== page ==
[LONDON] "I am told that the last three speakers here have been the Pope, Her Majesty the Queen and Nelson Mandela," President Obama began his speech at Westminster Hall, "which is either a very high bar or the beginning of a very funny joke".
President Obama is the first ever US President to address both Houses of Parliament -- and only the fourth foreign leader (the others were Pope Benedict XVI in September last year, Nelson Mandela in 1996 and Charles de Gaulle in 1960) to do so -- in this most historic of parliamentary places, site of the executions of kings and martyrs.
The address never quite reached the oratorial skies of some of his great speeches, but was warm, beautifully delivered, and intended to reinforce and recast the "special relationship" between the US and UK as founded less on historic sentiment as much as shared values.
Despite "a small scrape over tea and taxes" and the burning of the White House during the War of 1812, Obama joked, "fortunately it's been smooth sailing ever since."
Most of the speech was taken up with enumerating those values, and seeing them as crucial for guiding the outcome of the Arab spring. It was the United States and the United Kingdom, and our democratic allies, he said, "that shaped a world in which new nations could emerge and individuals could thrive."
Being British and American, he said, was about "believing in a certain set of ideals -- the rights of individuals and the rule of law"; the speech was peppered with other examples: believing that "everyone is endowed by our Creator with certain rights that cannot be denied"; tolerance; self-determination; dignity.
Perhaps the most interesting -- and daring -- part of the speech was about immigration and assimilation. In the US and the UK, he said, "it is possible for people to be united by their ideals, rather than divided by their differences" and "possible for hearts to change and hatreds to pass". This assimilation through acquiring shared values made it meant, he said, that immigrants "can pledge allegiance to our flag and call themselves American"; "in Britain, they can sing 'God save our Queen' like any other citizen."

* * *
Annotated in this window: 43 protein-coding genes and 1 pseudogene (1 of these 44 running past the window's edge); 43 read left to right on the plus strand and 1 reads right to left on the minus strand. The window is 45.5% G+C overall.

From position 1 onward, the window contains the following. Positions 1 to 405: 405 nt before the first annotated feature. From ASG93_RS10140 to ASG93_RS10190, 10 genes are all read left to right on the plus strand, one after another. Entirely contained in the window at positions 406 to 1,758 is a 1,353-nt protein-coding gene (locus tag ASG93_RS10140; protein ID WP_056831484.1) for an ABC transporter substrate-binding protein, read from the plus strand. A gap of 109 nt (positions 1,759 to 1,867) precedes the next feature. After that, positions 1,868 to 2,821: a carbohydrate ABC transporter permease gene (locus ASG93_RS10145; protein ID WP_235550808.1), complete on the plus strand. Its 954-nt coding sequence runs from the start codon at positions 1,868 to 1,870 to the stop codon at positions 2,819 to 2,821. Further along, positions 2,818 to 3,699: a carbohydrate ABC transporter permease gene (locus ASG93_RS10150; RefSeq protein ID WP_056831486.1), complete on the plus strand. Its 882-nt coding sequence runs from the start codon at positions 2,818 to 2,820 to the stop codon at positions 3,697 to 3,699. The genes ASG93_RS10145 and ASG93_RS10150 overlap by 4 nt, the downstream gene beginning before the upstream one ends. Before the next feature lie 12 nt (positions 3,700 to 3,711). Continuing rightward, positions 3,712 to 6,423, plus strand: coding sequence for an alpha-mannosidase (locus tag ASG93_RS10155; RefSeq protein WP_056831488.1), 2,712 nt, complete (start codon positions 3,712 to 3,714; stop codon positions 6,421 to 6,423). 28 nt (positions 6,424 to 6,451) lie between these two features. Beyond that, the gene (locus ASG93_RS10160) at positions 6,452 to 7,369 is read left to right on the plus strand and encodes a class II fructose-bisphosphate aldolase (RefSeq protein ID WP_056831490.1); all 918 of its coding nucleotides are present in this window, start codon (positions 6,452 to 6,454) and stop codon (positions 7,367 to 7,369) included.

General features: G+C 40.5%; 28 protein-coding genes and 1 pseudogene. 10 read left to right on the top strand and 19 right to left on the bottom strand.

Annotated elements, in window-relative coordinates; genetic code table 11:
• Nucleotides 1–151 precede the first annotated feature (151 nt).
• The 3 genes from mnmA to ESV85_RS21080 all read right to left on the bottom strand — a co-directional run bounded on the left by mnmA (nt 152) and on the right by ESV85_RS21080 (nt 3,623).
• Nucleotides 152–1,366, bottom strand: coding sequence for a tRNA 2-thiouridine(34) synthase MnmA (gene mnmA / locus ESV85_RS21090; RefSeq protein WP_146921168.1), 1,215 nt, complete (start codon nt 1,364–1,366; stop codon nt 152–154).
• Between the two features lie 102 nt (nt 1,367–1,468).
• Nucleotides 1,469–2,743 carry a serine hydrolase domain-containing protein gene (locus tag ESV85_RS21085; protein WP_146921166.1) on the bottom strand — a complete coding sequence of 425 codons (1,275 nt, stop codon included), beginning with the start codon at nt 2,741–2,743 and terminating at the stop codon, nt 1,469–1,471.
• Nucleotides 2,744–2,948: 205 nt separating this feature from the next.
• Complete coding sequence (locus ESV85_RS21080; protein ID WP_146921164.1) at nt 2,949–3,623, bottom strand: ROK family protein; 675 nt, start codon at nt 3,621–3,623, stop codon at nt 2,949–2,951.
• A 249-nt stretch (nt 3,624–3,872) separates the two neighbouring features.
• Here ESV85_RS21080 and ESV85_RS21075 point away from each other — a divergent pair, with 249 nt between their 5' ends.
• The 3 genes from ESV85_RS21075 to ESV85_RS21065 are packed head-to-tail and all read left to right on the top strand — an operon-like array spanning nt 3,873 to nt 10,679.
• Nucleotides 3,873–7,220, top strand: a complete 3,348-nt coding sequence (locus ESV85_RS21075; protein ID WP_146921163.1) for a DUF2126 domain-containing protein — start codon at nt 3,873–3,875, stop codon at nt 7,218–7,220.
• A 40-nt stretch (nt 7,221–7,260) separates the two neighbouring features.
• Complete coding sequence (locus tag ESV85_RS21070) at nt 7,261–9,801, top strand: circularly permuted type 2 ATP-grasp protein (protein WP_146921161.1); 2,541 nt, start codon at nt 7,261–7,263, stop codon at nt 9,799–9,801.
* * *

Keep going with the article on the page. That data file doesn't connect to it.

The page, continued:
That led to the line that caused the 1,000-strong audience of MPs and peers to applaud. It was this openness, he said, that enabled "this grandson of a Kenyan cook who served in British army to stand before you as President of the United States."
Earlier, at a press conference, the British prime minister and the US president agreed to turn up the heat on Gadaffi. "We will continue those operations until Gaddafi's attacks on civilians cease," Obama said. "Time is working against Gaddafi and he must step down from power and leave Libya to the Libyan people."
The commentators agree that the last 48 hours of pomp and pageantry have been a great success, solidifying a relationship which it is in the interests of both nations to continue to promote, not just in their own interests, but those of the world.
But the so-called "special relationship" has been recast here as an "essential relationship" -- a pragmatic alliance of strategic interests as well as (you guessed it) shared values.
What has been very striking, however, is the esteem which President Obama commands here. Following his speech at Westminster Hall, the MPs and the Lords did their best not to appear undignified in their anxiety to press his flesh, as the President made his way slowly through them, exchanging smiles and jokes.
POTUS, in short, has wowed and wooed.